Just think about the fact that two out of five Gen Y workers rate Social Media above a higher salary (well, they don’t have kids and family liabilities…). When 56% don’t want a company than bans Social Media companies should rethink their HR strategy and see the value in a Community Centric Strategy

How to become „The Social Enterprise“…

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The mighty loss in productivity often moves ROI and positive arguments in the shade when the conversation comes to social business discussions. Especially, social networking sites like Facebook, Pinterest, Twitter and the likes let managers get nervous if their employees are still working today for eight hours, or not. Or whether it is better to cut the line to social networks.

In times where almost every second employee calls a smartphone or tablet their property, all the discussion around baning social networks seem to be making less and less sense. Training and encouraging employees to benefit from social networking sounds even more appropriate. Just bear in mind how much knowledge the company could generate out of it, if the knowledge learning process is aligned to the use of social networks.

If employers see the benefit of a social business through connected workers, the digital access to the company expands and conversations around the company as well as rpducts and the brand will increase. It fosters and harnesses the ability to create leadership in different ways. Content, context and collaboration will rise. Managers just need to offer identification for consumers, differentiate from competition, and redefine commitment for employees and partners anew. Just like the Community Centric Strategy teaches them…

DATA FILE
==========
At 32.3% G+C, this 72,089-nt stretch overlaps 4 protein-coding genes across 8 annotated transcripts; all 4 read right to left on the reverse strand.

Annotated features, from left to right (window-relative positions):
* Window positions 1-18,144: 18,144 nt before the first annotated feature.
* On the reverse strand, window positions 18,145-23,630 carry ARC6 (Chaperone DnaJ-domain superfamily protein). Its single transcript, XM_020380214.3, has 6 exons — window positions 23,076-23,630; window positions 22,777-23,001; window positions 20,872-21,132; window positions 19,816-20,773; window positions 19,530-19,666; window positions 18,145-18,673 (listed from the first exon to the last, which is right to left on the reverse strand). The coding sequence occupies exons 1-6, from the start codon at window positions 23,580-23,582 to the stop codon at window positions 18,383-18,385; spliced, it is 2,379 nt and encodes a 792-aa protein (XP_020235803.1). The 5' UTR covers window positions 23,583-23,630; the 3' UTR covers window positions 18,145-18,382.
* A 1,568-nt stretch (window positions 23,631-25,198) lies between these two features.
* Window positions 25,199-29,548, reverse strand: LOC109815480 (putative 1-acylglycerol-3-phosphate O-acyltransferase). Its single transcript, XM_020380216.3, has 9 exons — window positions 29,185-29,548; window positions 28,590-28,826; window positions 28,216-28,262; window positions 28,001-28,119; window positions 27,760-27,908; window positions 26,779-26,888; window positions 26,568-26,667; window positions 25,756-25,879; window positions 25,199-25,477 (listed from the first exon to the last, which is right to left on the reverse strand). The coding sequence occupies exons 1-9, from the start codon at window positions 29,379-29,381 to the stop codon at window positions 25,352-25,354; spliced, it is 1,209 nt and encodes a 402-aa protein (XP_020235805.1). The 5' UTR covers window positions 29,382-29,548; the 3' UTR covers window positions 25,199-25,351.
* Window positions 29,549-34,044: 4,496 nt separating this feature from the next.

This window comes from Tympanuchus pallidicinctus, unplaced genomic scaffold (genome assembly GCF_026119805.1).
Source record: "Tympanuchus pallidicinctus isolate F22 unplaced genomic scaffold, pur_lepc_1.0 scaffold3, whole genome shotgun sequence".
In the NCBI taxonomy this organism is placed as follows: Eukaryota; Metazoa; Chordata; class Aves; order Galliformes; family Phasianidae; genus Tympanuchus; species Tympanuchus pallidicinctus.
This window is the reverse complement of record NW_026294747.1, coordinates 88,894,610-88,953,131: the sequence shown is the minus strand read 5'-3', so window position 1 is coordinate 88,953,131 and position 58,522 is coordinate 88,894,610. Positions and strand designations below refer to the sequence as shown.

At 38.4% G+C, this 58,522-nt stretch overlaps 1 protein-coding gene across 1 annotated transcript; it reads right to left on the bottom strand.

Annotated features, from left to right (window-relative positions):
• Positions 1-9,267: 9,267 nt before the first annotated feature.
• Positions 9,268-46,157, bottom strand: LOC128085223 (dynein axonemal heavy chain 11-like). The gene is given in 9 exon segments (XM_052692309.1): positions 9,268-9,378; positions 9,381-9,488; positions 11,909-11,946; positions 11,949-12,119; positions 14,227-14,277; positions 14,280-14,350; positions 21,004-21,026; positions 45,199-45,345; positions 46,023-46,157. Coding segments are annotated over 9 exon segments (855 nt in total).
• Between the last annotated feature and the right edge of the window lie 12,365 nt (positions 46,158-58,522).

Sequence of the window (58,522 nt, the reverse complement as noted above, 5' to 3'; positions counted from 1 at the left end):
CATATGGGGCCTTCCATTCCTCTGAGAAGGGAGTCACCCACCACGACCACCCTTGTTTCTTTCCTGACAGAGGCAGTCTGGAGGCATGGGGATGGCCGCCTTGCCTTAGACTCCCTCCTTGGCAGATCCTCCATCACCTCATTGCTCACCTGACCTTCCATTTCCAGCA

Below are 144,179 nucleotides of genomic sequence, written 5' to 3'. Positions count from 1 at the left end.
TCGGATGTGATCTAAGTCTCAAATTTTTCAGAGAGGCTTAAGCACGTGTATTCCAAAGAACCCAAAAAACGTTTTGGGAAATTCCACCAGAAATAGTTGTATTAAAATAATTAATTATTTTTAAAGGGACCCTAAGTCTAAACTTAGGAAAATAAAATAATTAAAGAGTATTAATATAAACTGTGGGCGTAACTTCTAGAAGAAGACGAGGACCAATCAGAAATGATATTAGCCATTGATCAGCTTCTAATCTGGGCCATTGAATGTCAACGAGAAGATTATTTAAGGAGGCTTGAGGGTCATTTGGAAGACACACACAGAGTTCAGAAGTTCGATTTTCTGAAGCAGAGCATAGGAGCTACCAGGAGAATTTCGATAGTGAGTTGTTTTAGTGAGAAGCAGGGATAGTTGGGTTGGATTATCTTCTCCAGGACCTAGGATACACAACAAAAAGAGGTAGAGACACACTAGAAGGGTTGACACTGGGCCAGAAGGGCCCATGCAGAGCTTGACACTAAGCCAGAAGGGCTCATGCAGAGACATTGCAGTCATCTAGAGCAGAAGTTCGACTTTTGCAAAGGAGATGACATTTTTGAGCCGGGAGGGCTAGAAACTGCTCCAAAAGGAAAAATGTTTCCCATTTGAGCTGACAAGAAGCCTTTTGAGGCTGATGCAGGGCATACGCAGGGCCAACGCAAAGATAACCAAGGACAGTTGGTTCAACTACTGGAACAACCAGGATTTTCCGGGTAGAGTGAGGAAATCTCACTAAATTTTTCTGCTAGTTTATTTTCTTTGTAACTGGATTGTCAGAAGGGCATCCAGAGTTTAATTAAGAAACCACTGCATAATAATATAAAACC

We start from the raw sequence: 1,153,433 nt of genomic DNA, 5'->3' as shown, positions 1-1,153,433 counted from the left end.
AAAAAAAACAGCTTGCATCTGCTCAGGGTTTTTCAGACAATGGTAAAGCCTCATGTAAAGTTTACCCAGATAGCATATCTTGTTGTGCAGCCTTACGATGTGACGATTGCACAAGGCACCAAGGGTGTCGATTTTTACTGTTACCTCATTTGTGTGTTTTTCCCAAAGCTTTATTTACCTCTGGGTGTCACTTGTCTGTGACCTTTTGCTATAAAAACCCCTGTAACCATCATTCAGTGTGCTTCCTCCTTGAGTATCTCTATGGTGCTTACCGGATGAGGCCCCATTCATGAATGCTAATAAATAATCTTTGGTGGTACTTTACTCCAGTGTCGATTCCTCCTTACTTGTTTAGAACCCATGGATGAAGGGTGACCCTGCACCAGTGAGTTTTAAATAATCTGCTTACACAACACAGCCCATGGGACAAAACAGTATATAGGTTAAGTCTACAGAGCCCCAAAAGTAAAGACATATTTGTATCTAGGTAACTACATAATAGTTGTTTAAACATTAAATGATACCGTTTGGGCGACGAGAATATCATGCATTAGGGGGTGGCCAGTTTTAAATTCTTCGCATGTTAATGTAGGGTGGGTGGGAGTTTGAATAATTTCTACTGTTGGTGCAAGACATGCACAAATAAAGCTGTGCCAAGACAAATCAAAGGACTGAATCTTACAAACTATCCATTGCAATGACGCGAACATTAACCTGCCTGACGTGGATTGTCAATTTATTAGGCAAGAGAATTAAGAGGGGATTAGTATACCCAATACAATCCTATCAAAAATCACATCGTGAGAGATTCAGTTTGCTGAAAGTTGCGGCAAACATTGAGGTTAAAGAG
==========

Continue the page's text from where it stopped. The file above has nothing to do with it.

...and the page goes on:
Gist also offers some nice recommendations how to become „The Social Enterprise“ in an infographic…

Study: IBM defines four categories for digital identities

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In a recent study called Beyond digital, IBM analyzed the digital behavior of 3,800 respondents in six countries (China, France, Germany, Japan, the United Kingdom and the United States).

The study explains how the digital industry changes with the evolution of the so-called „The Connected Consumer“ how Saul Berman, author of the study, calls us today. Us? Well, everybody who engages online provides custom experiences, and thus the term was created. It makes clear that 78% identify themselves as digital device adopters – more than half of those read newspapers online.

Companies need to become a clearer picture of their consumers. These identify themselves as either Early Adopters 12%; Late Adopters 32%; Mainstream Consumers 35%, or Stragglers 21%. Over half of the „mainstream consumers“ show a range of digital consumption behaviors. They check news onion. They watch video online. They access mobile services. They participate in social networking, or visit user-generated content sites.

IBM took a new approach to identifying the respondents in four different categories – although in my eyes categories will be difficult to hold as user cross category borders permanently these days. One of the reasons why I have created the Community Centric Strategy which I launched at the last IBM Social Business event IN Germany.

Still, the four digital personalities IBM found have more to do with their degrees of access to technology and content. Older target-group definitions like age come in second line.

The biggest group is the Efficiency Experts. They make up 41% of tech users, the largest portion of connected consumers.